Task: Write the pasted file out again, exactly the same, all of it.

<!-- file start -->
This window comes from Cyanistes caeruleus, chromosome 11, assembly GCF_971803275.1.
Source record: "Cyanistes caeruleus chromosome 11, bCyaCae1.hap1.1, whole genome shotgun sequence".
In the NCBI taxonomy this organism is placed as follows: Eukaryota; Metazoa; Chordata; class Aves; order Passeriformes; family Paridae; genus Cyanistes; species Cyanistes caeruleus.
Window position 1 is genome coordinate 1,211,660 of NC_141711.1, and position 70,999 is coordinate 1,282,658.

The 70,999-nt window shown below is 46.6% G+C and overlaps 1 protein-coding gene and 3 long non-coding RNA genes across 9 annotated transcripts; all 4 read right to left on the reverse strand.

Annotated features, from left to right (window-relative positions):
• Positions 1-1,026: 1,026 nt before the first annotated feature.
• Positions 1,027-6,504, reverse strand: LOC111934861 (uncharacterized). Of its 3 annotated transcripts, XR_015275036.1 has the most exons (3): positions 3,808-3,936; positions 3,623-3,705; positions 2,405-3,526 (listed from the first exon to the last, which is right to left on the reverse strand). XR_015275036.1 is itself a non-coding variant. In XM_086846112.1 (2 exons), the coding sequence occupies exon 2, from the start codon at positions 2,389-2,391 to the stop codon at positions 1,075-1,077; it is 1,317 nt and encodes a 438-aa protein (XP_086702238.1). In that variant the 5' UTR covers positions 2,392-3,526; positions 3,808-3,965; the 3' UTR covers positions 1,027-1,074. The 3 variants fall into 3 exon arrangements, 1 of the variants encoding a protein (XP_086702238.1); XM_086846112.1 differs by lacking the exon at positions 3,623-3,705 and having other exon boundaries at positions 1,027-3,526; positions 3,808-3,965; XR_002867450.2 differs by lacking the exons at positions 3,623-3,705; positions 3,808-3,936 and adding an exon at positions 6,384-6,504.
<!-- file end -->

This window comes from Cyanistes caeruleus, chromosome 11, assembly GCF_971803275.1.
Source record: "Cyanistes caeruleus chromosome 11, bCyaCae1.hap1.1, whole genome shotgun sequence".
In the NCBI taxonomy this organism is placed as follows: Eukaryota; Metazoa; Chordata; class Aves; order Passeriformes; family Paridae; genus Cyanistes; species Cyanistes caeruleus.
Window position 1 is genome coordinate 1,211,660 of NC_141711.1, and position 70,999 is coordinate 1,282,658.

The 70,999-nt window shown below is 46.6% G+C and overlaps 1 protein-coding gene and 3 long non-coding RNA genes across 9 annotated transcripts; all 4 read right to left on the reverse strand.

Annotated features, from left to right (window-relative positions):
• Positions 1-1,026: 1,026 nt before the first annotated feature.
• Positions 1,027-6,504, reverse strand: LOC111934861 (uncharacterized). Of its 3 annotated transcripts, XR_015275036.1 has the most exons (3): positions 3,808-3,936; positions 3,623-3,705; positions 2,405-3,526 (listed from the first exon to the last, which is right to left on the reverse strand). XR_015275036.1 is itself a non-coding variant. In XM_086846112.1 (2 exons), the coding sequence occupies exon 2, from the start codon at positions 2,389-2,391 to the stop codon at positions 1,075-1,077; it is 1,317 nt and encodes a 438-aa protein (XP_086702238.1). In that variant the 5' UTR covers positions 2,392-3,526; positions 3,808-3,965; the 3' UTR covers positions 1,027-1,074. The 3 variants fall into 3 exon arrangements, 1 of the variants encoding a protein (XP_086702238.1); XM_086846112.1 differs by lacking the exon at positions 3,623-3,705 and having other exon boundaries at positions 1,027-3,526; positions 3,808-3,965; XR_002867450.2 differs by lacking the exons at positions 3,623-3,705; positions 3,808-3,936 and adding an exon at positions 6,384-6,504.